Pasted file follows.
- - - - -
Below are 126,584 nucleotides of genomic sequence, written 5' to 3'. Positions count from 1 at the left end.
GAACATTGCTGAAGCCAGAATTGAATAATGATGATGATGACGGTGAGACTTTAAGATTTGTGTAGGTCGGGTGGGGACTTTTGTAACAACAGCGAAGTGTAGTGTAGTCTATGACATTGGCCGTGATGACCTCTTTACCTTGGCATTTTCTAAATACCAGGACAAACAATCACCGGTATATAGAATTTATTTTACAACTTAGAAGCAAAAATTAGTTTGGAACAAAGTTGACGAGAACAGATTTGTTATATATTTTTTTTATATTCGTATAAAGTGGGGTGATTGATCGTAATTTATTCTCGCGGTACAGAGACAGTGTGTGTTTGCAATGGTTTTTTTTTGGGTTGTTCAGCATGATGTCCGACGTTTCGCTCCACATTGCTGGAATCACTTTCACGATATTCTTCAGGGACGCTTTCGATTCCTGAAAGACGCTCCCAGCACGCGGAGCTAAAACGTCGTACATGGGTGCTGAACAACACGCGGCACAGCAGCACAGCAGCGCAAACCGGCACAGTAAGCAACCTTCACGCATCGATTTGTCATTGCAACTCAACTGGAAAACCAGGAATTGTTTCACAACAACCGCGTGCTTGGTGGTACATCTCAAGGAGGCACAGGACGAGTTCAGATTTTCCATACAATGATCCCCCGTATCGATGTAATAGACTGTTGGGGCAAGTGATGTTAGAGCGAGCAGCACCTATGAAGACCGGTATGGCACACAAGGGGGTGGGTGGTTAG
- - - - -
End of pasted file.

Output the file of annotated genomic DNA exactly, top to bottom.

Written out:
Below are 126,584 nucleotides of genomic sequence, written 5' to 3'. Positions count from 1 at the left end.
GAACATTGCTGAAGCCAGAATTGAATAATGATGATGATGACGGTGAGACTTTAAGATTTGTGTAGGTCGGGTGGGGACTTTTGTAACAACAGCGAAGTGTAGTGTAGTCTATGACATTGGCCGTGATGACCTCTTTACCTTGGCATTTTCTAAATACCAGGACAAACAATCACCGGTATATAGAATTTATTTTACAACTTAGAAGCAAAAATTAGTTTGGAACAAAGTTGACGAGAACAGATTTGTTATATATTTTTTTTATATTCGTATAAAGTGGGGTGATTGATCGTAATTTATTCTCGCGGTACAGAGACAGTGTGTGTTTGCAATGGTTTTTTTTTGGGTTGTTCAGCATGATGTCCGACGTTTCGCTCCACATTGCTGGAATCACTTTCACGATATTCTTCAGGGACGCTTTCGATTCCTGAAAGACGCTCCCAGCACGCGGAGCTAAAACGTCGTACATGGGTGCTGAACAACACGCGGCACAGCAGCACAGCAGCGCAAACCGGCACAGTAAGCAACCTTCACGCATCGATTTGTCATTGCAACTCAACTGGAAAACCAGGAATTGTTTCACAACAACCGCGTGCTTGGTGGTACATCTCAAGGAGGCACAGGACGAGTTCAGATTTTCCATACAATGATCCCCCGTATCGATGTAATAGACTGTTGGGGCAAGTGATGTTAGAGCGAGCAGCACCTATGAAGACCGGTATGGCACACAAGGGGGTGGGTGGTTAG